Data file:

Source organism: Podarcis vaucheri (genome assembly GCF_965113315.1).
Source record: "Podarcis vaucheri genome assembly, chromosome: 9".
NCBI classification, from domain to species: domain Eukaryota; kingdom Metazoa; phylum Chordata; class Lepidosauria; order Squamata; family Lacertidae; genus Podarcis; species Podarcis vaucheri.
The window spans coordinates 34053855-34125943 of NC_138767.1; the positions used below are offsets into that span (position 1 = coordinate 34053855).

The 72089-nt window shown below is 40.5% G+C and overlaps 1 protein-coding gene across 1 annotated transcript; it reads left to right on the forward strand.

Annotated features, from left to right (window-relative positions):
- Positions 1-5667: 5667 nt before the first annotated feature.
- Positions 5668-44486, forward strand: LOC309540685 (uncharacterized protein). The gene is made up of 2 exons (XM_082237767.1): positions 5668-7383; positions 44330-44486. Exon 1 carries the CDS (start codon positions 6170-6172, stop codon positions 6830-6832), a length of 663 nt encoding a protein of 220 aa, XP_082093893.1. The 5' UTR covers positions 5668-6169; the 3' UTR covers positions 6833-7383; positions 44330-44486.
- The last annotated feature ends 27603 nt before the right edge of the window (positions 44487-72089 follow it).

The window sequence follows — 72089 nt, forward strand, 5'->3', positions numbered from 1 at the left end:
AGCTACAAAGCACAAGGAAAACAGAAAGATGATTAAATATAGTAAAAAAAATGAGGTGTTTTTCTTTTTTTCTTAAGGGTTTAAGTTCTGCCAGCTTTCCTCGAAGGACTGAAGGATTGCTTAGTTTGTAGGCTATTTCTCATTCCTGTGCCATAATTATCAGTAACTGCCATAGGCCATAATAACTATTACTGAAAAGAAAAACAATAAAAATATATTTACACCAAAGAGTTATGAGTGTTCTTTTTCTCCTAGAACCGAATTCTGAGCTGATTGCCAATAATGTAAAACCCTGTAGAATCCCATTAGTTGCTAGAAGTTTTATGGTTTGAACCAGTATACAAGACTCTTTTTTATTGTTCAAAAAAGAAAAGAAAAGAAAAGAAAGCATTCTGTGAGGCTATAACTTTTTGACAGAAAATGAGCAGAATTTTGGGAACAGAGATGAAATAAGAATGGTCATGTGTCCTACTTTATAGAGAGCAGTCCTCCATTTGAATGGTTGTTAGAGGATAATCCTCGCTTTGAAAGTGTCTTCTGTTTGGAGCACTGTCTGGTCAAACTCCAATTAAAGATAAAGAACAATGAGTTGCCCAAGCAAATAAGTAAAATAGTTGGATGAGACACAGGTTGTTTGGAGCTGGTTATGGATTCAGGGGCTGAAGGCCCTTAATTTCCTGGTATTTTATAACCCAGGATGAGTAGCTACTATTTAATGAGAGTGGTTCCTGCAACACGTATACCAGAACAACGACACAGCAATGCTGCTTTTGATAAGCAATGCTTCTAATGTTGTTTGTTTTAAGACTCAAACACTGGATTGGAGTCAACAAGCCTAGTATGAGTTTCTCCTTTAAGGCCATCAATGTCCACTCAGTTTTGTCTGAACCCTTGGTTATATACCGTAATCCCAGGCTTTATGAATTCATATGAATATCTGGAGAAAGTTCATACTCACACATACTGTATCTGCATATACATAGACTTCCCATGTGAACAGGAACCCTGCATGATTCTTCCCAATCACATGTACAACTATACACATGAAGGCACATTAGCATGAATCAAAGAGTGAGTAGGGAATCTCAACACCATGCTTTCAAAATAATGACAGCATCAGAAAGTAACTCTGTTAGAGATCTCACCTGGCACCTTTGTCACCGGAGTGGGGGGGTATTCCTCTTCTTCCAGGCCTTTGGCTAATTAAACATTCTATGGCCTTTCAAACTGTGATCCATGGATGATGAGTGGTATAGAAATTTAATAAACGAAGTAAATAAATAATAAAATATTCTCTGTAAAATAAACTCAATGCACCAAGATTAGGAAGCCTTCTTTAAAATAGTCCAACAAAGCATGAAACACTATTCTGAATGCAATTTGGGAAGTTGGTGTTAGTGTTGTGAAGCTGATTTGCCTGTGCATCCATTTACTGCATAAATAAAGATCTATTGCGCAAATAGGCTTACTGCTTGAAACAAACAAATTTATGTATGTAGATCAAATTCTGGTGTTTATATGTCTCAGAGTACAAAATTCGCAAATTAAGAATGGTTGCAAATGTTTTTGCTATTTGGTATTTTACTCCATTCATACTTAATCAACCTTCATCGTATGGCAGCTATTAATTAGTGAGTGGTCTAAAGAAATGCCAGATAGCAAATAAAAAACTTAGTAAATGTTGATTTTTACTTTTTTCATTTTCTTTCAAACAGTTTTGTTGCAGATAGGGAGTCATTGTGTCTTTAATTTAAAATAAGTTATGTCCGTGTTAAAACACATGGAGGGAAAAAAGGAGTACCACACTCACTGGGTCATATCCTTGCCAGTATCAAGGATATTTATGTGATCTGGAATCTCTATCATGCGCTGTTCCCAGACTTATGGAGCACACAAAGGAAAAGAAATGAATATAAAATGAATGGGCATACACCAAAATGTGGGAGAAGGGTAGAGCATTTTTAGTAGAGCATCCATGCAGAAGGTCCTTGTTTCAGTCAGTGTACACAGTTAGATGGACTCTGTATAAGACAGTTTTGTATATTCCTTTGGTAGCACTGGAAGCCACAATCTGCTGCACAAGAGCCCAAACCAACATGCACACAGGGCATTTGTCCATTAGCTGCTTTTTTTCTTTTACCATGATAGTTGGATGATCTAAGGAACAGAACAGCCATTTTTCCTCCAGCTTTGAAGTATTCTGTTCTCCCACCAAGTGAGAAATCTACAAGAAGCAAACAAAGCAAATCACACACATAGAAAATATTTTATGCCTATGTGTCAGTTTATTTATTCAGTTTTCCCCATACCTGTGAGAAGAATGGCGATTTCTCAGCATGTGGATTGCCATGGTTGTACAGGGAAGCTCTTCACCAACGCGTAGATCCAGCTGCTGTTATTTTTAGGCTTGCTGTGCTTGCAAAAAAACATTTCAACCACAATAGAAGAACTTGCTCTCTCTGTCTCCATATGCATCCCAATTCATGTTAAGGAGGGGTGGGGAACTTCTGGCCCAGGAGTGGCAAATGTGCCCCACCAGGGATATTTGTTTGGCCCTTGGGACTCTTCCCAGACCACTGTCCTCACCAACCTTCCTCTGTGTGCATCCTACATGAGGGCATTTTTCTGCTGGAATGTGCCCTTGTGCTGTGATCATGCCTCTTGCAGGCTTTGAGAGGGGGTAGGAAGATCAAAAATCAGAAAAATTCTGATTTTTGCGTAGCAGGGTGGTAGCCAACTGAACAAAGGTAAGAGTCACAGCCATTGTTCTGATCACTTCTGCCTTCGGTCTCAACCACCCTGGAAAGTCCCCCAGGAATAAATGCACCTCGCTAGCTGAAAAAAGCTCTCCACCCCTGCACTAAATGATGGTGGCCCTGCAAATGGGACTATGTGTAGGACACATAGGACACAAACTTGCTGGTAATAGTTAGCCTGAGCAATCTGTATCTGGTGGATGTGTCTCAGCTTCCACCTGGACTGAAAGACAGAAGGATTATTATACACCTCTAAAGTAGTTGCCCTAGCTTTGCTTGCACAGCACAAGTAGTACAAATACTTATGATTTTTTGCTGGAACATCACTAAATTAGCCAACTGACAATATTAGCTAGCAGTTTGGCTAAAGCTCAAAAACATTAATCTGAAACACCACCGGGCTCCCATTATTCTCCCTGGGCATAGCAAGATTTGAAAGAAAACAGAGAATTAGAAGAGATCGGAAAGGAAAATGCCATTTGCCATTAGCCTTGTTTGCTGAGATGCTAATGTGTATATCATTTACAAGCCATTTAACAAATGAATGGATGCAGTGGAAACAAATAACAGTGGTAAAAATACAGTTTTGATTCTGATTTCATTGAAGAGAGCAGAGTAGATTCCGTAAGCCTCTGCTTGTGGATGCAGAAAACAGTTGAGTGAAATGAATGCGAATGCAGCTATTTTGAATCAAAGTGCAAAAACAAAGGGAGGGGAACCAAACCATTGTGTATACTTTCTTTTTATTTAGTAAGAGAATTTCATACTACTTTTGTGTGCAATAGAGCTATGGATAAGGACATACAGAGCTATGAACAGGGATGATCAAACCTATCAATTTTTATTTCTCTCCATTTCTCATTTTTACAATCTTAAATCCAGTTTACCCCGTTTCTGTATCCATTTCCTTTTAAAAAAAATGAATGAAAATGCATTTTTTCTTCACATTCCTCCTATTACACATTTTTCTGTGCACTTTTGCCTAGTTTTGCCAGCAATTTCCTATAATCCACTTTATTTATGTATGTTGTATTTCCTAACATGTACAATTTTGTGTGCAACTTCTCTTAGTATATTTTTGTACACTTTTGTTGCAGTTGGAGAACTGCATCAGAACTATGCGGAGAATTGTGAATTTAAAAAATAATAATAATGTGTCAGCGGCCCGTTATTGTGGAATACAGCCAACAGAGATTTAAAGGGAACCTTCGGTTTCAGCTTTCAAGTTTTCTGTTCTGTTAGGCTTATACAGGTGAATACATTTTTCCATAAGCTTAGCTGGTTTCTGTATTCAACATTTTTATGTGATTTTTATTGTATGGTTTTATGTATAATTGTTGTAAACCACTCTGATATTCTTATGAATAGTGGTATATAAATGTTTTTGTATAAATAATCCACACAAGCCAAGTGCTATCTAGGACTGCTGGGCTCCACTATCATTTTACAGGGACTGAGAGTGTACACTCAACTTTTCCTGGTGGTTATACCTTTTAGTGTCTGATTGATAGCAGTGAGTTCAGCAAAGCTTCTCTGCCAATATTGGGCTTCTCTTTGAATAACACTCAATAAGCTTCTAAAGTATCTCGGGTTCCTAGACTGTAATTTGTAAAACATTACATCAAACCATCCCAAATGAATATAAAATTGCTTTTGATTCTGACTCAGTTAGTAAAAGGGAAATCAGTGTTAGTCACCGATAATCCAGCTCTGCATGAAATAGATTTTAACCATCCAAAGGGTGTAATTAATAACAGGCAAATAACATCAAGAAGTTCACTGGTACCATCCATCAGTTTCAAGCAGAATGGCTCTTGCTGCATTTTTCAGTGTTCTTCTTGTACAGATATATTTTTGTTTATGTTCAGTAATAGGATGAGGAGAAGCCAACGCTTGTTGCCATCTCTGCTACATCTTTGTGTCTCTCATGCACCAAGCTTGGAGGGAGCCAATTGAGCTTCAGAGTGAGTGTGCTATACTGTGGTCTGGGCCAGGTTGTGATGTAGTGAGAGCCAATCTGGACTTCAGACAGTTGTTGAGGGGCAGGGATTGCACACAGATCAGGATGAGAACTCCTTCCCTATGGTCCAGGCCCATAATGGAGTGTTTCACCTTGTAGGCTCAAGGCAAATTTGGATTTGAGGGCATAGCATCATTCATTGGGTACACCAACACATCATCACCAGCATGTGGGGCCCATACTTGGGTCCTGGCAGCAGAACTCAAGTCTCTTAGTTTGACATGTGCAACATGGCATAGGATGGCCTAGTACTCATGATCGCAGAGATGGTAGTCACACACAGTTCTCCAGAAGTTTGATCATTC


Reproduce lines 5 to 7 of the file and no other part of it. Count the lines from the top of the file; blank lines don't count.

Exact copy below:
The 72089-nt window shown below is 40.5% G+C and overlaps 1 protein-coding gene across 1 annotated transcript; it reads left to right on the forward strand.

Annotated features, from left to right (window-relative positions):
- Positions 1-5667: 5667 nt before the first annotated feature.